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Posted: February 23, 2016

Council denies multi-family rezoning

City of Cranbrook council last night held one of the biggest public hearings in years.

Eleven people addressed council during a 40-minute public hearing for Zoning Amendment Bylaw No. 3848, with 10 speaking against Eagle Ridge Land Sales Corp.’s aim to rezone 5.5 acres of property located at 1701-30th Avenue North from R-1 (Single Family Extended Residential) to R-2 Three and Four Family Residential Zone, to allow for subdivision and development.

The rezoning application covers two parcels of land with Eagle Ridge Crescent N wedged in the middle.

The applicant wants to build a mix of single, two, three and four family residences.

One of the two parcels is located between the Northwood subdivision and Eagle Ridge Crescent.
One of the two parcels is located between the Northwood subdivision and Eagle Ridge Crescent.

In review, city staff reported to council they have no concerns or objections to the rezoning application, pointing out the “designation is consistent with the mix of adjacent residential zoning designations in the area,” as stated in the Engineering and Development Services’ report to council.

However, a Feb. 9 review by the Advisory Planning Commission resulted in that body not supporting it.

“The APC indicated concerns over the potential built density of the R-2 zoning and perceived impacts on the existing residential development to the south of the property,” the city staff report outlined.

Council, short the absent Mayor Lee Pratt and Coun. Isaac Hockley, heard a variety of concerns from residents living near the property in question, including property devaluation, negative aesthetics impacts, traffic, parking, increased density, loss of privacy and the ‘type’ of people who would move into the neighbourhood. There was also concern about council passing the rezoning based on the proponent assuring them there will only be duplexes constructed on the two properties. If the property is sold, a new owner could construct tri and four-plexes, warned Mt. Proctor Place resident Steve Williams, adding the proposed property use would be “out of character” with the neighbouring areas.

Williams also pointed out he understood the land in question was a “recent tax sale” by the city, which could be “a poor deal for the taxpayers. Multi-use park land could have been a viable option.”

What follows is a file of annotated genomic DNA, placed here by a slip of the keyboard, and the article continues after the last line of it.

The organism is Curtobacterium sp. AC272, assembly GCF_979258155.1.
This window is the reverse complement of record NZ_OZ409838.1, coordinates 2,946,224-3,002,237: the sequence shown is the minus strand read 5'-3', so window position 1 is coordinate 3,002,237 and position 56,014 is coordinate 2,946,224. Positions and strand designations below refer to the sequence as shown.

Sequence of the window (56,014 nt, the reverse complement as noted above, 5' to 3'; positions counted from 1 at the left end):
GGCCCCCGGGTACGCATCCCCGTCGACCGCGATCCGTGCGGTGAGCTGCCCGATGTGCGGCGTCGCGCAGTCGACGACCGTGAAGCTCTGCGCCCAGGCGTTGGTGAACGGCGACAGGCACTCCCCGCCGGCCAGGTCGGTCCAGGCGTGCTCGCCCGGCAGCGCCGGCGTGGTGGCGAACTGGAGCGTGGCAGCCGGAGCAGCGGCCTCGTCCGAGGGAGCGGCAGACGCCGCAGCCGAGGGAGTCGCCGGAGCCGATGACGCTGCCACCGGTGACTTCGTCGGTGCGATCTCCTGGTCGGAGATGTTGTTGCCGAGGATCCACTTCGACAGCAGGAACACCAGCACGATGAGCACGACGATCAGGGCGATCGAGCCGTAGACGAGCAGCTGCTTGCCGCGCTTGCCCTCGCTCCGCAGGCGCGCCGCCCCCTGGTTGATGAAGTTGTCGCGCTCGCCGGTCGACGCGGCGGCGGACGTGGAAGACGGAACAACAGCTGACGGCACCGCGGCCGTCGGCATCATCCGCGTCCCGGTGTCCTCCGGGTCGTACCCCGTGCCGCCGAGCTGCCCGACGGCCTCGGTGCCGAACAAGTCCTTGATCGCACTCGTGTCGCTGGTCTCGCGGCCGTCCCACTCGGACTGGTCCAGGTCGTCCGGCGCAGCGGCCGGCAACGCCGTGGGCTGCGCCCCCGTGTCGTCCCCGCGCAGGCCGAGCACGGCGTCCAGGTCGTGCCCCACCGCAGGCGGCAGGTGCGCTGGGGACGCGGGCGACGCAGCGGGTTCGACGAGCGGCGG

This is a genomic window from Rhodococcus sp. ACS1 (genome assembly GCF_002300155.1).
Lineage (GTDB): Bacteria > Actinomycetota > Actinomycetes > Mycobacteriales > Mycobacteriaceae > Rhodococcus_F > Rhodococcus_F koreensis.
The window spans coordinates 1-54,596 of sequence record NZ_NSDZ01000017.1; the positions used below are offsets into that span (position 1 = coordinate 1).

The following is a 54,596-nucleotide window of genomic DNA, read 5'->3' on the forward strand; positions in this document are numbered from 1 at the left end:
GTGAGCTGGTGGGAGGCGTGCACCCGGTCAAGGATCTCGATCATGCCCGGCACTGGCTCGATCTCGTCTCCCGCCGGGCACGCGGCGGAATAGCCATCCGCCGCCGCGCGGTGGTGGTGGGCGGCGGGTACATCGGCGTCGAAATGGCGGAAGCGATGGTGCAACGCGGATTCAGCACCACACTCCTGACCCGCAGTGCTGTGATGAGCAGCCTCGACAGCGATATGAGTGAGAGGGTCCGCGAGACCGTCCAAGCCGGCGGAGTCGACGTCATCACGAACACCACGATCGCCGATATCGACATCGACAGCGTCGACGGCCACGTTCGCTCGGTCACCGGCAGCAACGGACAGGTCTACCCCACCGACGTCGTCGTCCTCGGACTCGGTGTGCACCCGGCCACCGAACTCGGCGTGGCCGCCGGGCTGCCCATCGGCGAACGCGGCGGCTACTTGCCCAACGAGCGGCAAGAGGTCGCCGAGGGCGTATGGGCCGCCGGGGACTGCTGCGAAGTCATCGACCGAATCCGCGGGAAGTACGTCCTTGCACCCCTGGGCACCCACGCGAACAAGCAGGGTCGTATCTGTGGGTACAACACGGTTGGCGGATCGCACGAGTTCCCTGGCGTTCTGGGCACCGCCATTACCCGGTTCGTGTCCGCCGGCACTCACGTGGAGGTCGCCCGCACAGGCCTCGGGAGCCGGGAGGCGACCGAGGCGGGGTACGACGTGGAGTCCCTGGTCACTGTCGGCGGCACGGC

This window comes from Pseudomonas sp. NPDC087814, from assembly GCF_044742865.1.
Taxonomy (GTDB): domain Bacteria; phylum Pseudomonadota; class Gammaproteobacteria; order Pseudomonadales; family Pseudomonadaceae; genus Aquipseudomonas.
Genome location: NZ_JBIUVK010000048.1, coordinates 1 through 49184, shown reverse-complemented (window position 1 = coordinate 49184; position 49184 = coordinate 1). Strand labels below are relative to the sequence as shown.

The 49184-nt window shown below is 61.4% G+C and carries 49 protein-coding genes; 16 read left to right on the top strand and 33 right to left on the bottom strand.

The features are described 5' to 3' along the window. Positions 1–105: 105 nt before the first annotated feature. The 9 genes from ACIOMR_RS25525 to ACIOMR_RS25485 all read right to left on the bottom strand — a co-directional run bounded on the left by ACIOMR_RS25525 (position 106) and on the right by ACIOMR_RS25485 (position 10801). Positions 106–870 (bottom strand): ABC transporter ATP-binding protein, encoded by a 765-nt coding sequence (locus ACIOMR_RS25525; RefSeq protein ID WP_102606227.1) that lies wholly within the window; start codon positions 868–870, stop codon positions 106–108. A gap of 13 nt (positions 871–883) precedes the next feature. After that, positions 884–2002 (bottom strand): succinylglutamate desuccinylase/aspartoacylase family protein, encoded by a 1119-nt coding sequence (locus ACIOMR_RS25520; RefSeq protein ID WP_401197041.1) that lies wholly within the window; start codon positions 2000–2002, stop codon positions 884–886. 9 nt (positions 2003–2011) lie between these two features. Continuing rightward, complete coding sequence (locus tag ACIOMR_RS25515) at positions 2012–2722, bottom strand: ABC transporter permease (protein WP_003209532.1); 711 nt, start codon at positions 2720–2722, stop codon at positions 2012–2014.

The lone speaker in favour of the rezoning was property co-owner Wayne Ostash, who did assure the roughly 60 people in attendance at city hall, “It was never supposed to be great big tri-plexes or four-plexes; that was never out intention.”

Ostash said nothing “obtrusive” would be built.

Coun. Danielle Cardozo
Coun. Danielle Cardozo

Coun. Danielle Cardozo bristled at the notion that multi-family zoning would bring “certain types of people,” as one speaker said, into the neighbourhood.

“My first home was a duplex,” Cardozo said. “There are young families such as myself who do need affordable housing.”

Potential owners or renters “could be well educated and intelligent and take good care of their home,” she said, noting she would be “fully” in support of the rezoning if a covenant was in place to ensure building scale was kept to a minimum as per the R-2 zone.

Coun. Norma Blissett said she sympathized with the neighbouring property owners, including those who wrote letters to the city on the matter, who stated they purchased their homes, in part, because those two properties were undeveloped.

“We do need to provide some certainty for homeowners that zoning is stable,” she said.

Coun. Tom Shypitka said he respected the proponent’s statement that he would not “overdevelop” but the rezoning isn’t in synch with the neighbouring areas. “This is just not consistent with what this neighbourhood was built on,” he said.

Council unanimously defeated the third reading and adoption of Bylaw No. 3848.

Lead image: The north parcel of land in question has been home to several crows nests over the years.

Ian Cobb/e-KNOW

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